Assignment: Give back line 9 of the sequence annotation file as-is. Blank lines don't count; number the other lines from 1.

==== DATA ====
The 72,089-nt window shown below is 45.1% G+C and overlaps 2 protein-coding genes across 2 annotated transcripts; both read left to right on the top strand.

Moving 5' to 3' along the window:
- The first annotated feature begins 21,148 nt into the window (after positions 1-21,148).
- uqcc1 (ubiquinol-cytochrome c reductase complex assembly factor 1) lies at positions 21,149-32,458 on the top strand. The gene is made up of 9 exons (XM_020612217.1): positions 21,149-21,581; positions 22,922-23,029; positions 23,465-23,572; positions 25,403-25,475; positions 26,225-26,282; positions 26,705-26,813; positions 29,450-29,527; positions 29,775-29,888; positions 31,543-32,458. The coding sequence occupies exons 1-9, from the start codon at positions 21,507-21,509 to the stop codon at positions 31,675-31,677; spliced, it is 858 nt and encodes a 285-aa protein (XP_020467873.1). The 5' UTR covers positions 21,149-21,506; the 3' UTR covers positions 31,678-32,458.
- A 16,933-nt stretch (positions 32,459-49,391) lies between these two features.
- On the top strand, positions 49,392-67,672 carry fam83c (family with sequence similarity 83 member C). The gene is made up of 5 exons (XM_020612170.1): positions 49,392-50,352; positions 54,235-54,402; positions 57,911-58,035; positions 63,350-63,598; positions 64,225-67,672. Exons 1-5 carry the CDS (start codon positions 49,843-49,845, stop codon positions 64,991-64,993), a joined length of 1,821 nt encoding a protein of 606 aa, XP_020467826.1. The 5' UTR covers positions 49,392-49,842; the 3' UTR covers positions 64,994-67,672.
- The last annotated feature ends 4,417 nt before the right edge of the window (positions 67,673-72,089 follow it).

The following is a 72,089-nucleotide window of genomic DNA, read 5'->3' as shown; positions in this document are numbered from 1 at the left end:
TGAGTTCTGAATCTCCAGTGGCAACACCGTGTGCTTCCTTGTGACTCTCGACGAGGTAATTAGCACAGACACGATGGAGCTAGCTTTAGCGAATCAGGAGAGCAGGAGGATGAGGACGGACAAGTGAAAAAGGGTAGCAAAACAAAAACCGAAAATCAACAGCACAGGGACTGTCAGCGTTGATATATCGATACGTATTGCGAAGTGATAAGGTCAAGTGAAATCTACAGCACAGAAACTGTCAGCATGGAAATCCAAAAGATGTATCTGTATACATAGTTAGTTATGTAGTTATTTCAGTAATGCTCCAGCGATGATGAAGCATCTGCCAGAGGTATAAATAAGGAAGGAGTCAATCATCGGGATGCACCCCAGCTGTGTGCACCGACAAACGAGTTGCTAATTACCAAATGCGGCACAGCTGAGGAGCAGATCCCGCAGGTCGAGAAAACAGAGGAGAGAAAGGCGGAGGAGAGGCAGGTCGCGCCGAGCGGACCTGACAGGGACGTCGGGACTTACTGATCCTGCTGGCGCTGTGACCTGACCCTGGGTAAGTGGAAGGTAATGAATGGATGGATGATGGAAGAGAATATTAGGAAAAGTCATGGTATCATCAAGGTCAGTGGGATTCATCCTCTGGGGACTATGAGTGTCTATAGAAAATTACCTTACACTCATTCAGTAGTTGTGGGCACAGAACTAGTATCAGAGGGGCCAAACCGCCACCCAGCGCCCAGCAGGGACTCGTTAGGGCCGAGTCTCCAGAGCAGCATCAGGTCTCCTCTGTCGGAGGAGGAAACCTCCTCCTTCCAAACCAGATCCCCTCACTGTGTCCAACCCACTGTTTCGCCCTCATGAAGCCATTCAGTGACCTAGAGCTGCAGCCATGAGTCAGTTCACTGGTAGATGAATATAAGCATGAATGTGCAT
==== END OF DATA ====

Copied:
TGAGTTCTGAATCTCCAGTGGCAACACCGTGTGCTTCCTTGTGACTCTCGACGAGGTAATTAGCACAGACACGATGGAGCTAGCTTTAGCGAATCAGGAGAGCAGGAGGATGAGGACGGACAAGTGAAAAAGGGTAGCAAAACAAAAACCGAAAATCAACAGCACAGGGACTGTCAGCGTTGATATATCGATACGTATTGCGAAGTGATAAGGTCAAGTGAAATCTACAGCACAGAAACTGTCAGCATGGAAATCCAAAAGATGTATCTGTATACATAGTTAGTTATGTAGTTATTTCAGTAATGCTCCAGCGATGATGAAGCATCTGCCAGAGGTATAAATAAGGAAGGAGTCAATCATCGGGATGCACCCCAGCTGTGTGCACCGACAAACGAGTTGCTAATTACCAAATGCGGCACAGCTGAGGAGCAGATCCCGCAGGTCGAGAAAACAGAGGAGAGAAAGGCGGAGGAGAGGCAGGTCGCGCCGAGCGGACCTGACAGGGACGTCGGGACTTACTGATCCTGCTGGCGCTGTGACCTGACCCTGGGTAAGTGGAAGGTAATGAATGGATGGATGATGGAAGAGAATATTAGGAAAAGTCATGGTATCATCAAGGTCAGTGGGATTCATCCTCTGGGGACTATGAGTGTCTATAGAAAATTACCTTACACTCATTCAGTAGTTGTGGGCACAGAACTAGTATCAGAGGGGCCAAACCGCCACCCAGCGCCCAGCAGGGACTCGTTAGGGCCGAGTCTCCAGAGCAGCATCAGGTCTCCTCTGTCGGAGGAGGAAACCTCCTCCTTCCAAACCAGATCCCCTCACTGTGTCCAACCCACTGTTTCGCCCTCATGAAGCCATTCAGTGACCTAGAGCTGCAGCCATGAGTCAGTTCACTGGTAGATGAATATAAGCATGAATGTGCAT